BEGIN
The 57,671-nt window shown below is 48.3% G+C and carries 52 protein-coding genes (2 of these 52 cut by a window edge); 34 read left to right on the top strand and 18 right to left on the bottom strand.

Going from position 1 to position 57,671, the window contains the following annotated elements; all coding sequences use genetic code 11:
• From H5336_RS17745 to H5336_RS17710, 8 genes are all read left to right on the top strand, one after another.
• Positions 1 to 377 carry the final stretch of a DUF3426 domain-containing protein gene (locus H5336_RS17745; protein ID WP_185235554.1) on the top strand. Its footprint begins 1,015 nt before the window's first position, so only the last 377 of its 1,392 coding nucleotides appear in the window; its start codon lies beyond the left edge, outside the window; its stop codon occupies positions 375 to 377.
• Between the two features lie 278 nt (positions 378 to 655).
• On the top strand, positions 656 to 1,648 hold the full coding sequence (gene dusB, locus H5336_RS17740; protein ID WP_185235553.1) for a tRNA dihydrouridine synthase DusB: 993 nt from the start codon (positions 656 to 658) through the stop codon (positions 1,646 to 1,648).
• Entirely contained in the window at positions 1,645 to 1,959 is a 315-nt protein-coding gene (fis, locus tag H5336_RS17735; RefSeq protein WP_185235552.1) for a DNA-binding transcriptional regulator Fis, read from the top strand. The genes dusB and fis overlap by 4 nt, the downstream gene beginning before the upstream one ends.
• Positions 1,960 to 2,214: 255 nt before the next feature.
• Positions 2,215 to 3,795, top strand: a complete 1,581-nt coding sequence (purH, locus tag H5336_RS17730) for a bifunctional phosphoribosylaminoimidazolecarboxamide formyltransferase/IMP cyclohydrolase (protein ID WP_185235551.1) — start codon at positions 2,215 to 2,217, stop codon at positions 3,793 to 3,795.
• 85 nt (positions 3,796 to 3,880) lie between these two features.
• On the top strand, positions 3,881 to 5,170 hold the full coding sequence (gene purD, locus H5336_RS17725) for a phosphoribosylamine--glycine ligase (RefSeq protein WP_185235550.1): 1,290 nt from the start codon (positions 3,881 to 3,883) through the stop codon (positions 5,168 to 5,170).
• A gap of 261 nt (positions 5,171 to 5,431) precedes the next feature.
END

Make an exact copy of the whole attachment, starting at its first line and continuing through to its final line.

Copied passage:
The 57,671-nt window shown below is 48.3% G+C and carries 52 protein-coding genes (2 of these 52 cut by a window edge); 34 read left to right on the top strand and 18 right to left on the bottom strand.

Going from position 1 to position 57,671, the window contains the following annotated elements; all coding sequences use genetic code 11:
• From H5336_RS17745 to H5336_RS17710, 8 genes are all read left to right on the top strand, one after another.
• Positions 1 to 377 carry the final stretch of a DUF3426 domain-containing protein gene (locus H5336_RS17745; protein ID WP_185235554.1) on the top strand. Its footprint begins 1,015 nt before the window's first position, so only the last 377 of its 1,392 coding nucleotides appear in the window; its start codon lies beyond the left edge, outside the window; its stop codon occupies positions 375 to 377.
• Between the two features lie 278 nt (positions 378 to 655).
• On the top strand, positions 656 to 1,648 hold the full coding sequence (gene dusB, locus H5336_RS17740; protein ID WP_185235553.1) for a tRNA dihydrouridine synthase DusB: 993 nt from the start codon (positions 656 to 658) through the stop codon (positions 1,646 to 1,648).
• Entirely contained in the window at positions 1,645 to 1,959 is a 315-nt protein-coding gene (fis, locus tag H5336_RS17735; RefSeq protein WP_185235552.1) for a DNA-binding transcriptional regulator Fis, read from the top strand. The genes dusB and fis overlap by 4 nt, the downstream gene beginning before the upstream one ends.
• Positions 1,960 to 2,214: 255 nt before the next feature.
• Positions 2,215 to 3,795, top strand: a complete 1,581-nt coding sequence (purH, locus tag H5336_RS17730) for a bifunctional phosphoribosylaminoimidazolecarboxamide formyltransferase/IMP cyclohydrolase (protein ID WP_185235551.1) — start codon at positions 2,215 to 2,217, stop codon at positions 3,793 to 3,795.
• 85 nt (positions 3,796 to 3,880) lie between these two features.
• On the top strand, positions 3,881 to 5,170 hold the full coding sequence (gene purD, locus H5336_RS17725) for a phosphoribosylamine--glycine ligase (RefSeq protein WP_185235550.1): 1,290 nt from the start codon (positions 3,881 to 3,883) through the stop codon (positions 5,168 to 5,170).
• A gap of 261 nt (positions 5,171 to 5,431) precedes the next feature.